MS to share Windows code with India
Microsoft is virtually doing the unthinkable in India — it is planning to share the Windows source code. Not with one and all, as Linux does, but with a specific government body which, in turn, will share it with others for the purposes of e-governance and education.
Microsoft has already made a proposal to the ministry of information technology for sharing the Windows source code with one government body. The nature of the body has not been spelt out; it will presumably be worked out after discussions between the company and the government officials. Interestingly, the offer comes at a time when state governments are showing interest in rival Linux operating system as the latter's source code is free and downloadable from the internet.
When contacted by ET, Microsoft India president Rajiv Nair was somewhat cagey. Although he didn't deny the move, he merely said, "We are evaluating the idea (of sharing the source code)." However, sources in the company said that MS is already in talks with the government to work out the modalities of sharing the source code. It's learnt that MS worldwide program manager for shared source program, Jason Matusow, was recently in India to work out the modalities.
Microsoft is exceedingly secretive about its Windows source code — the company has so far shared it with only a few big clients and developers. In Asia. MS has shared the Windows source code with select clients in Japan, Korea and Singapore. What appears to have persuaded it to extend the same privilege to the Indian government is the growing attraction here for the Linux OS, which is seen by some state governments as a cheaper alternative to Windows.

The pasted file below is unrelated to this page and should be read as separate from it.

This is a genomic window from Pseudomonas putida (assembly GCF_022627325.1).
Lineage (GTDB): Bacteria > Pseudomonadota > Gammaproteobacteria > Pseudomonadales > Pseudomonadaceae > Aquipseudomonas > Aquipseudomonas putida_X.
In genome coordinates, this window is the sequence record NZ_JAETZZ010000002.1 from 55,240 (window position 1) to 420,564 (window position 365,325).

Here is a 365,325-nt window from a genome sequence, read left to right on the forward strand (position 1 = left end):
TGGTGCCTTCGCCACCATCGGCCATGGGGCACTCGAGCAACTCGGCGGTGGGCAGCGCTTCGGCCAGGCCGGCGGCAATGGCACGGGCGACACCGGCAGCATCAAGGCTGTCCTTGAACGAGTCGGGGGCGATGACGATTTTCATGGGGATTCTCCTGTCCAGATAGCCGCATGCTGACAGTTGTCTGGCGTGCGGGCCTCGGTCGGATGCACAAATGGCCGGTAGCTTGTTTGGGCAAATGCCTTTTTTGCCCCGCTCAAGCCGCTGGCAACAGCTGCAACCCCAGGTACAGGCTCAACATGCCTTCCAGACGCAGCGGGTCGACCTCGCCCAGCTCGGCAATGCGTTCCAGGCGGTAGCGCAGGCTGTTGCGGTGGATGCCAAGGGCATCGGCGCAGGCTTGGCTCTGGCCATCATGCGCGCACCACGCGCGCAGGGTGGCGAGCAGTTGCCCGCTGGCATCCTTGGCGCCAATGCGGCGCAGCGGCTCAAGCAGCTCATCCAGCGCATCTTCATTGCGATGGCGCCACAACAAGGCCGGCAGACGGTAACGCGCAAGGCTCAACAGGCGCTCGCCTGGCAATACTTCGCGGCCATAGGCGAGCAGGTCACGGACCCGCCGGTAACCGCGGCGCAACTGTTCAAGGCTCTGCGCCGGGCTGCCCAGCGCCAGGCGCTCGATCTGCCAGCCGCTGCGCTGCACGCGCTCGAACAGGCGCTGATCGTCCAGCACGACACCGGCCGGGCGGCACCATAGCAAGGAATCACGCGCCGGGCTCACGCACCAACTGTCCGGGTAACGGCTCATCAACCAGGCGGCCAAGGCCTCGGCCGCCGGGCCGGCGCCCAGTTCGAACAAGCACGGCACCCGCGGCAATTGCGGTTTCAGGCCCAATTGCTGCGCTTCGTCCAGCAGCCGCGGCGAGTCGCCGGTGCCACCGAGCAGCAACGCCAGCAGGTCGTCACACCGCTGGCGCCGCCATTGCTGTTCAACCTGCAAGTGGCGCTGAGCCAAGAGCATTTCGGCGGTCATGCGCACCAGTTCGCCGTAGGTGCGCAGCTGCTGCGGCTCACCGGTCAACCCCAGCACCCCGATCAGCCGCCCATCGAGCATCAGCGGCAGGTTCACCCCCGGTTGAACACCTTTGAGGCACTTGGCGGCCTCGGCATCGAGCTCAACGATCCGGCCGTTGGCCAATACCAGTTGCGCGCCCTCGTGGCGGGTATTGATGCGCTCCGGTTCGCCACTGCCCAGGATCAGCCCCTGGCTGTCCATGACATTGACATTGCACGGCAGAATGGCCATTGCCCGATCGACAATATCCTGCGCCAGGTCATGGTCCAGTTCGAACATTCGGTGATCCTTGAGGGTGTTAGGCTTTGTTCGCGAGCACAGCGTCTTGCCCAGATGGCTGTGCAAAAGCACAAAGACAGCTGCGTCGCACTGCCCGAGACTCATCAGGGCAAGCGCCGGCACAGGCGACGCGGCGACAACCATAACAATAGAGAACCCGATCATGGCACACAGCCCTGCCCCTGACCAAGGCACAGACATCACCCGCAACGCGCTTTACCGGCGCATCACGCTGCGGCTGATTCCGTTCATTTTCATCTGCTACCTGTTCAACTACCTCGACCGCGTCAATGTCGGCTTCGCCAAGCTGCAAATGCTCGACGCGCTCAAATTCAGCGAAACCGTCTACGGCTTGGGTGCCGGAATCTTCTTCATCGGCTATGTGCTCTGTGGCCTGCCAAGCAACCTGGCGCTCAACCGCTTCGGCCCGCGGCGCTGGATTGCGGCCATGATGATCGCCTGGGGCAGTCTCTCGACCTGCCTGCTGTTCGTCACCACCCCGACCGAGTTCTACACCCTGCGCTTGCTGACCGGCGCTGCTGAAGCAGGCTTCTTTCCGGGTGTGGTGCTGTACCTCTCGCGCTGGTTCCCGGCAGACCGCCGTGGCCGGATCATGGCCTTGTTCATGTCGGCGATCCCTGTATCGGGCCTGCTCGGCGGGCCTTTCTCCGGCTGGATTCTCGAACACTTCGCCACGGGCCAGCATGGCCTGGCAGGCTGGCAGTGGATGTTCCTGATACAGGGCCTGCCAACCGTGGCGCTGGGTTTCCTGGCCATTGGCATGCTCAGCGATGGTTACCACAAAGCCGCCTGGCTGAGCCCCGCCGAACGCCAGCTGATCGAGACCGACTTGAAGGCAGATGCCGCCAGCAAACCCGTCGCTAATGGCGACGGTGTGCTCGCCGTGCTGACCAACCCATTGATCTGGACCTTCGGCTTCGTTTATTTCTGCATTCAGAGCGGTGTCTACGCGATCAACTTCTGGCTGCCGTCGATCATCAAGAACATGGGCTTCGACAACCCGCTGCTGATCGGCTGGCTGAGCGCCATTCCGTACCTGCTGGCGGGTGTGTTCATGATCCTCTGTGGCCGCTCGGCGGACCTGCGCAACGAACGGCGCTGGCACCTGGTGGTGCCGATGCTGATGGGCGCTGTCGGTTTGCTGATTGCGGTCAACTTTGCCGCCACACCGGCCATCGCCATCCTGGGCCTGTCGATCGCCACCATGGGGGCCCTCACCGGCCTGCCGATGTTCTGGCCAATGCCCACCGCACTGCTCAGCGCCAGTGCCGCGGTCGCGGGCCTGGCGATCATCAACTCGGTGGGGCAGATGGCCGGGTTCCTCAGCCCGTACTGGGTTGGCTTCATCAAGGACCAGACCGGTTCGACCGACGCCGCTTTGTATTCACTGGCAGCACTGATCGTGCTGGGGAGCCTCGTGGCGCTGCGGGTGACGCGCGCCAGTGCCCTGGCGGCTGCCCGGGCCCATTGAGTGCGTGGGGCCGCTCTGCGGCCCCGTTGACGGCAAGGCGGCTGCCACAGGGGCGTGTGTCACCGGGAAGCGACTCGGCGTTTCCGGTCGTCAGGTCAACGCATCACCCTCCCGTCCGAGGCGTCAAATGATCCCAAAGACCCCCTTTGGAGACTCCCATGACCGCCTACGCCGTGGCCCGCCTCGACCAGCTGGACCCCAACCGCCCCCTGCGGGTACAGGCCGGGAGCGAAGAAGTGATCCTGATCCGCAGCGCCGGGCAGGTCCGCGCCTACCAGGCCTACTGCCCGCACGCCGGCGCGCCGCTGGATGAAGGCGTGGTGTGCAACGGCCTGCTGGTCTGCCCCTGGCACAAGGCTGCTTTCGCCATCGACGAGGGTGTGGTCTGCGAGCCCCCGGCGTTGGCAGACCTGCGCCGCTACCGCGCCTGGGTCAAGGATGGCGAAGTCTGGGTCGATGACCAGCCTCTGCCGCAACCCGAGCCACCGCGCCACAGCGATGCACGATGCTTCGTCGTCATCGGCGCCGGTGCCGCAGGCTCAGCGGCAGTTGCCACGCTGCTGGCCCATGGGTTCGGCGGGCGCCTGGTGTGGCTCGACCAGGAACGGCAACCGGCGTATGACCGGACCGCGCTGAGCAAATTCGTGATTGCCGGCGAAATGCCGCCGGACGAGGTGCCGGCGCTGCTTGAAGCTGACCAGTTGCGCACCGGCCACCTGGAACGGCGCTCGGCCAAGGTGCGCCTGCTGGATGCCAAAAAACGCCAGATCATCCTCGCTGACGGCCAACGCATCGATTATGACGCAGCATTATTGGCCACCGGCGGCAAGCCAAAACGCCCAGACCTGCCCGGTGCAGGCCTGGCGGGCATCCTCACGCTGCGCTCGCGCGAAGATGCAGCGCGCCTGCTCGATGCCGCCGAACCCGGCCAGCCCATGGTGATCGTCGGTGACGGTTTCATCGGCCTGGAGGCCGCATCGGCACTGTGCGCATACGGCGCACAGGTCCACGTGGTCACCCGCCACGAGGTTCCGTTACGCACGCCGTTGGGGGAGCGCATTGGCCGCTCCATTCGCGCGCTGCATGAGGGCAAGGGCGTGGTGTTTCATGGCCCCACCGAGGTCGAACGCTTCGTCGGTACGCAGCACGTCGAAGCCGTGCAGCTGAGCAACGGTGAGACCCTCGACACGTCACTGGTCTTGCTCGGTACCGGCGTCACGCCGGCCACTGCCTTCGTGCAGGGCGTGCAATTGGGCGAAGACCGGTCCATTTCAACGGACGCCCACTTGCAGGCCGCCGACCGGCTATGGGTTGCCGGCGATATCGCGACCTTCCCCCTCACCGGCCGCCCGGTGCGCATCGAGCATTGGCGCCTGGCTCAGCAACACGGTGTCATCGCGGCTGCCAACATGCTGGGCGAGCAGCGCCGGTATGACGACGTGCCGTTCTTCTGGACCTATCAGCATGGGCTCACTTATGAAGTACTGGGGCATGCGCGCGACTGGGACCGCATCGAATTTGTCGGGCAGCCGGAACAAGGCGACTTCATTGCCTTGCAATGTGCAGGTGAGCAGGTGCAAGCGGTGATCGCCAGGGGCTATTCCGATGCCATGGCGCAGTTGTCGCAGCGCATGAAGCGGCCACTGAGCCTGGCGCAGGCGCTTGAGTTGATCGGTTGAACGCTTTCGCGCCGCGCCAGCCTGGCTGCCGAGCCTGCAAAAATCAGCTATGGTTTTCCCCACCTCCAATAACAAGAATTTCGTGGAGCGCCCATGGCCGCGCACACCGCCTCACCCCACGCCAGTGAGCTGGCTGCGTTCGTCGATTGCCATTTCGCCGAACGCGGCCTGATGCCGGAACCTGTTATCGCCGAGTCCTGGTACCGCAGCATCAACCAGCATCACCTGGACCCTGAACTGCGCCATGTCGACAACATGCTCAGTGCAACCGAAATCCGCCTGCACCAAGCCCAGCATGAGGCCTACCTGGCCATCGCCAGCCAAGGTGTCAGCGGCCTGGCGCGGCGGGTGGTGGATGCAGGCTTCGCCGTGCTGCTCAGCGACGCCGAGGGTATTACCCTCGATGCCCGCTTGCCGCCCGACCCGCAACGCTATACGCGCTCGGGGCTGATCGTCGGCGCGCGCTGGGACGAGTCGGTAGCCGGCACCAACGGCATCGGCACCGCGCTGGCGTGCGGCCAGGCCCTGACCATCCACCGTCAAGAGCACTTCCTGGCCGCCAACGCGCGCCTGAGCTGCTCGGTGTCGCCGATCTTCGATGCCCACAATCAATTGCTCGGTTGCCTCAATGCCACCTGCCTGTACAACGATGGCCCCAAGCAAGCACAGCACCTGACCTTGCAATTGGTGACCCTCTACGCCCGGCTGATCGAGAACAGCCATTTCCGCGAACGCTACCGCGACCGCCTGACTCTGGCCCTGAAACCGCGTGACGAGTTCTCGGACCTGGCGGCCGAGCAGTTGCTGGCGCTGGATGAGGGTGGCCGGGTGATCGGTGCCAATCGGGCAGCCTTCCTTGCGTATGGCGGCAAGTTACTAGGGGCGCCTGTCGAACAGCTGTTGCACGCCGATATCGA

Microsoft officials are, of course, playing down the Linux threat. They insisted that Linux wasn't a big issue while selling to the governments in India. Says Peter Hayes, industry vice-president, Microsoft Government: "OS software is merely 1-3% of the total cost of an IT project, and studies have shown that total cost can be lower with Microsoft technologies compared to Linux.” The open source software has been grabbing headlines recently as the debate on open versus proprietary software has gained momentum in government circles here.
Says MS boss for shared source program, Jason Matusow, "There has been a lot of hype about open source code in the software industry as well as in the media. Linux might grab headlines, but being able to look at source code doesn't bring any benefits to an average end-user, though it might increase the trust level.”
The basic idea behind open source is very simple. When programmers can read, redistribute, and modify the source code for a piece of software, the software evolves. People improve it, people adapt it, people fix bugs. While open source community believes that this process produces better software than the traditional closed model, proponents of proprietary software argue that this model can't work in the commercial world.
Adopted From The Economics Times (13/Dec/2002)
Online Addition At(http://economictimes.indiatimes.com/...artid=31102968